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The original 92 Degrees Coffee occupies a spacious, high-ceilinged Art-Deco building dating from 1931, built as part of Liverpool’s School for the Blind, and located at the top of Hardman Street, at the corner with Hope Street. There’s a handful of tables outside on the broad pavement, two to the right of the door and more to the left, separated by long, low wooden planters.

The entrance is like an internal, square porch, with double doors that open onto the street. Inside, a door to the right directs you to the counter, which occupies the right-hand end of 92 Degrees, with an open kitchen and storeroom behind. This is where the original 2.5 kg Diedrich coffee roaster used to live before it moved with the opening of the second coffee shop in the Baltic Triangle.

Standing at the counter, the seating is to the left/behind you, the internal porch effectively splitting 92 Degrees in two, leaving the area in front of the counter delightfully uncluttered. This, in turn, provides an extremely effective way of separating customers queuing to order/waiting for take-away coffee from those sitting in.

The seating is arranged in an L-shape, running along the back wall, down the left-hand wall and along the windows at the front, all the way to the internal porch. It’s been rearranged since my first visit in late 2015, plus it’s been thinned out to comply with social distancing requirements.

The seating starts with a repurposed barrel, which has been fitted with a round top, making a table for six, although you would all have to be part of the same group to sit there. This is against the back wall, opposite the porch, while to its left is one of the two-person sofas that used to sit in the corner, followed by a three-person table, while the corner itself now has a pair of armchairs.

A bench runs along the left-hand wall, now home to the 10-person communal table which used to stand where the barrel now is. Carrying on, the nine-person window-bar still runs along the front of 92 Degrees, while there are two pairs of comfortable chairs, one each against the walls of the porch. Finally, two four-person tables occupy the centre of the space.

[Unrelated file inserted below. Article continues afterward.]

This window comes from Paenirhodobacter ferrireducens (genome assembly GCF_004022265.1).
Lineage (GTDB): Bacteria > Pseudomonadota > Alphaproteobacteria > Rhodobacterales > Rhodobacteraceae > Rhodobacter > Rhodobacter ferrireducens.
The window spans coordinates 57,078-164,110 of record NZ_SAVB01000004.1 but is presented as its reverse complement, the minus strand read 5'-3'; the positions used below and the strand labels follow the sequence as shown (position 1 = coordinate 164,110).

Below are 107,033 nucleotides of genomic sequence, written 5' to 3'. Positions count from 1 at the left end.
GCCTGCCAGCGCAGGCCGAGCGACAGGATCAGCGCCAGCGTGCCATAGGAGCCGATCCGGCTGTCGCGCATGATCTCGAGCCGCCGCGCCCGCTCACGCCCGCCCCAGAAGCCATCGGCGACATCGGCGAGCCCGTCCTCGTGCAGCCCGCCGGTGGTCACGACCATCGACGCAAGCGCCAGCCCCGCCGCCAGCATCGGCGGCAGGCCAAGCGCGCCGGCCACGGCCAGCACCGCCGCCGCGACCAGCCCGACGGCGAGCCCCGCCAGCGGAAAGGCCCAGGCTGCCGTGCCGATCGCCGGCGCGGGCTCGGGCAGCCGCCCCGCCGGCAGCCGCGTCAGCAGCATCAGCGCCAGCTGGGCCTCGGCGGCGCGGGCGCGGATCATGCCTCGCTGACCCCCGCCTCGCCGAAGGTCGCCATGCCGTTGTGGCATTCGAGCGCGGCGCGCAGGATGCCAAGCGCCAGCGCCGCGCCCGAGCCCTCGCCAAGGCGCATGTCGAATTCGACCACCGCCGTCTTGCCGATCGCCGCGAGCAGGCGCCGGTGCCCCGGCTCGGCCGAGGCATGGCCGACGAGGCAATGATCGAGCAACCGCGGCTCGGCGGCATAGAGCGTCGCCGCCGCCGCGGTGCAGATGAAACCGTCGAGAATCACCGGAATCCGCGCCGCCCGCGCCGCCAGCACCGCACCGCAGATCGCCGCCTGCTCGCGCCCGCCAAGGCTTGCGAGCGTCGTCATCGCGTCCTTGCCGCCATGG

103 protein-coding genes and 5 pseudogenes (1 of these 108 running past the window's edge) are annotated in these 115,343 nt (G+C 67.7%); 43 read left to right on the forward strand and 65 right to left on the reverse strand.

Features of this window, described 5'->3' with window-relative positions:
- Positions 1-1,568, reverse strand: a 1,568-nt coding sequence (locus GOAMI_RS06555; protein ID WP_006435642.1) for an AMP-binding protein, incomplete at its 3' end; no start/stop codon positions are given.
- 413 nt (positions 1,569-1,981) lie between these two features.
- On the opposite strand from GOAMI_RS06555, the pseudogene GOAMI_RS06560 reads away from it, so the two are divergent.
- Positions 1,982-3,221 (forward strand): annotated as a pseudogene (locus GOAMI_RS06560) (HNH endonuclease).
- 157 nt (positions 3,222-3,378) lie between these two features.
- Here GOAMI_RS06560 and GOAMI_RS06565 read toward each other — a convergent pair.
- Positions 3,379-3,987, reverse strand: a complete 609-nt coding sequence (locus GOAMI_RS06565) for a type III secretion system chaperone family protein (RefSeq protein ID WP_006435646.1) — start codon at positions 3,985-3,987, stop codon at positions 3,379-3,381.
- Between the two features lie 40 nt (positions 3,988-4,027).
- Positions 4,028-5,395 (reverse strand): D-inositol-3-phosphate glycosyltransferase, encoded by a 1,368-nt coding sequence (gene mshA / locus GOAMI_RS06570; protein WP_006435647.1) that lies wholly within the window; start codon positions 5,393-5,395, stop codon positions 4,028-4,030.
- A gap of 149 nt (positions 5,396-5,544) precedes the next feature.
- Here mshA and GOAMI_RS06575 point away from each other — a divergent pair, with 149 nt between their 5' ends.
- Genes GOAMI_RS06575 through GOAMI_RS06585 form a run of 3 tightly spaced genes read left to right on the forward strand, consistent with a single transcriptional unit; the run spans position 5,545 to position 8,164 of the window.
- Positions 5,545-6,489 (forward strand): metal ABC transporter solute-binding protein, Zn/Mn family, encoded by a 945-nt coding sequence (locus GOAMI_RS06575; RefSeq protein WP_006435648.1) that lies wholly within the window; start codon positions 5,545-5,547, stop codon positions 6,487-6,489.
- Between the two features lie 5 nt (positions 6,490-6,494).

The basic coffee offering is similar to what I remember, with a core espresso menu, these days based around the Hope Street blend, 92 Degrees moving more towards blends than single-origins. There are three choices on filter, displayed in glass jars on the counter in front of the Kalita Wave filters (replacing the V60s from my first visit). Two are single-origins, both washed coffees, the Colombian Las Sonadoras and the Honduran Capucas Cooperative. The third choice is California Calling which, unusually for pour-over, is a blend, combining the two single-origins. Interestingly, the two single-origins are also used to make the Hope Street espresso blend.

Intrigued, I had the California Calling, served in a disposable cup, which I treated as a carafe, pouring my coffee into my Global WAKEcup for drinking. The coffee itself was lovely, full-bodied with subtle, fruity flavours. In an ideal world, I’d have compared this to the Hope Street espresso, but sadly I was already over-caffeinated, instead just savouring the atmosphere of 92 Degrees. It was like I’d never been away.

www.92degreescoffee.com +44 (0) 151 709 1145
Monday 08:00 – 17:00 Roaster 92 Degrees (espresso + filter)
Tuesday 08:00 – 17:00 Seating Tables, Sofas, Window Bar, Tables (outside)
Wednesday 08:00 – 17:00 Food Breakfast, Lunch, Sandwiches, Cake
Thursday 08:00 – 17:00 Service Order at Counter
Friday 08:00 – 17:00 Payment Cards + Cash
Saturday 10:00 – 17:00 Wifi Free (with code)
Sunday 10:00 – 17:00 Power Yes
Chain Local Visits Original: 14th, 16th December 2015
Update: 7th September 2020

Liked this? Check out the rest of Liverpool’s speciality coffee scene in the Coffee Spot Guide to Liverpool.

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1 thought on “92 Degrees Coffee (COVID-19 Update)

  1. Pingback: 92 Degrees Coffee | Brian's Coffee Spot